Photo credit: Fernanda Calfat
January 20, 2017, was an unforgettable day. Not only was our 45th president sworn into office, but I would also learn a new word.
“It looks like there’s a bit of endometriosis here.”
I peered up at my radiologist. Endo-wha? He pointed to a dark shadow on my left ovary.
“You’ll want to get this removed,” he continued, matter-of-factly.
And in an instant, he disappeared in a white blur, his PA in lock-step behind him.
Little did I know then, that day would mark the start of a journey that would bring me here.
I rushed home and hopped on the computer. I’m going to pull through this. I remember Padma Lakshmi talking about her own endometriosis diagnosis, and I Googled her. That led me to her co-founder of EndoFound, endometriosis specialist Dr. Tamer Seckin. I booked an appointment.
“Fire your doctor,” Seckin would tell me. It was March 7, and I was menstruating and overcome with fatigue and malaise.
He was angry at my OB-GYN, and so was I. I saw her for my yearly checkup in December—just two weeks before I was rushed to the ER with crippling pelvic pain and the diagnosis of this mystery shadow on my left ovary.
That first doctor gave me the all-clear during my yearly, but clearly, that wasn’t the case. Seckin suspected Stage IV Endometriosis—the worst of this condition.
“We need to do surgery right away,” added Seckin.
Luckily for me, I was covered by an insurance policy that picked up nearly all of my 5-hour long excision surgery at Lenox Hill Hospital where a team of PA’s, surgical assistants, a urologist, and Dr. Seckin leaned over my distended abdomen and put me back together. I was discharged after a two-day hospital stay. I returned to work after a week and a half of resting at home.
I felt fantastic and still do. But unfortunately, many women like me don’t share my same fortune of getting the proper care and the insurance to cover it, and this is not okay with me, and it is not okay with EndoFound—and I have made it my mission to inform, educate and empower endo sufferers out there worldwide who are looking for relief, treatment and answers to their long-held questions.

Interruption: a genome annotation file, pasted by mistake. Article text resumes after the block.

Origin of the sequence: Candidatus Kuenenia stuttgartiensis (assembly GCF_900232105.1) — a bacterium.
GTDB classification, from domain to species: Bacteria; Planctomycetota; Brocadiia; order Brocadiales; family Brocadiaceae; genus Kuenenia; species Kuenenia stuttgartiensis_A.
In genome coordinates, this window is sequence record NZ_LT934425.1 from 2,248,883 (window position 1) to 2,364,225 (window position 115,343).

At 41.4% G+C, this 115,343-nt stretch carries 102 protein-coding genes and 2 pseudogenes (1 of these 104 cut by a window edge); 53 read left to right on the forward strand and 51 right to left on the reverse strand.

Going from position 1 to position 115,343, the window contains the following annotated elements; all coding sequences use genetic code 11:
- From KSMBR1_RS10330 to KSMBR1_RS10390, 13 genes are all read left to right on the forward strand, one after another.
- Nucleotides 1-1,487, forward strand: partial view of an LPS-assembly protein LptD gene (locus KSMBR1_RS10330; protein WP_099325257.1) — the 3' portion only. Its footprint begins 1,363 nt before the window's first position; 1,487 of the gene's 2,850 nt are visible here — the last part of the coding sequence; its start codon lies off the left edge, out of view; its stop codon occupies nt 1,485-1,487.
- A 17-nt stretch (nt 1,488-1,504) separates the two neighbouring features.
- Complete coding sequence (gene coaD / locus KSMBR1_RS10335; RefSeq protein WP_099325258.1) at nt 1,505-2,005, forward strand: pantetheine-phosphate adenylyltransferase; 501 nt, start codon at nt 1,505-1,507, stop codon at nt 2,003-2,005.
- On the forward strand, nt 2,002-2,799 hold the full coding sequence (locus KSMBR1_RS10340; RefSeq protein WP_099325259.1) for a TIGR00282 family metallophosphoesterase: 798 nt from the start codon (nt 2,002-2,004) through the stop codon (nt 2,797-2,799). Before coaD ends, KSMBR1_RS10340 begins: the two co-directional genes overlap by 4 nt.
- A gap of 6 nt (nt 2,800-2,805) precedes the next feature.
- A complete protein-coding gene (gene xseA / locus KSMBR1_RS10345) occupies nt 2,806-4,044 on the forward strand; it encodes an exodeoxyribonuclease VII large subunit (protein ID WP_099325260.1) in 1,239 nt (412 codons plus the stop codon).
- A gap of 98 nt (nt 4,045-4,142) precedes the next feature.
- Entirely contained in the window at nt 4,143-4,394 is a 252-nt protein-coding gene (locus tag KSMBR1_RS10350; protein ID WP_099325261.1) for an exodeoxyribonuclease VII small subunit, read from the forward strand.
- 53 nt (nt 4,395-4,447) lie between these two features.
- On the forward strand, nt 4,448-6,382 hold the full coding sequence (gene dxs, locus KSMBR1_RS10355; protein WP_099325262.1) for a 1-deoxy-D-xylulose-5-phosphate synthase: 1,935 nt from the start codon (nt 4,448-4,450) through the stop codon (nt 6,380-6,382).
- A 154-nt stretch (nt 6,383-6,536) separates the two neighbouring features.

I write this on the one year anniversary of that frightening radiology appointment. I write this as millions of women march nationwide for our reproductive rights. I write this as countless women are misdiagnosed, as I initially was, with just having bad periods. I write this as big health insurance companies reject claims for excision surgery.
As we women roar for our rights with the #metoo and Time’s Up movements, we need to continue pushing for change in the medical space, as well.
I won’t rest until I see that change happen, and I hope you, dear reader, won’t either.
You can look forward to plenty of informative articles on the latest in endometriosis-related news and developments, advice on how to pull through the pain and even profiles on celebrity #endowarriors and everyday Janes alike. I would love to hear your personal endo stories of triumph and struggle and more ideas about what you would like to see covered in this space.
I am most honored to lead EndoFound’s online editorial coverage as we begin this new journey together.
I wish you peace and good health always.
Digital Editorial Director, EndoFound.org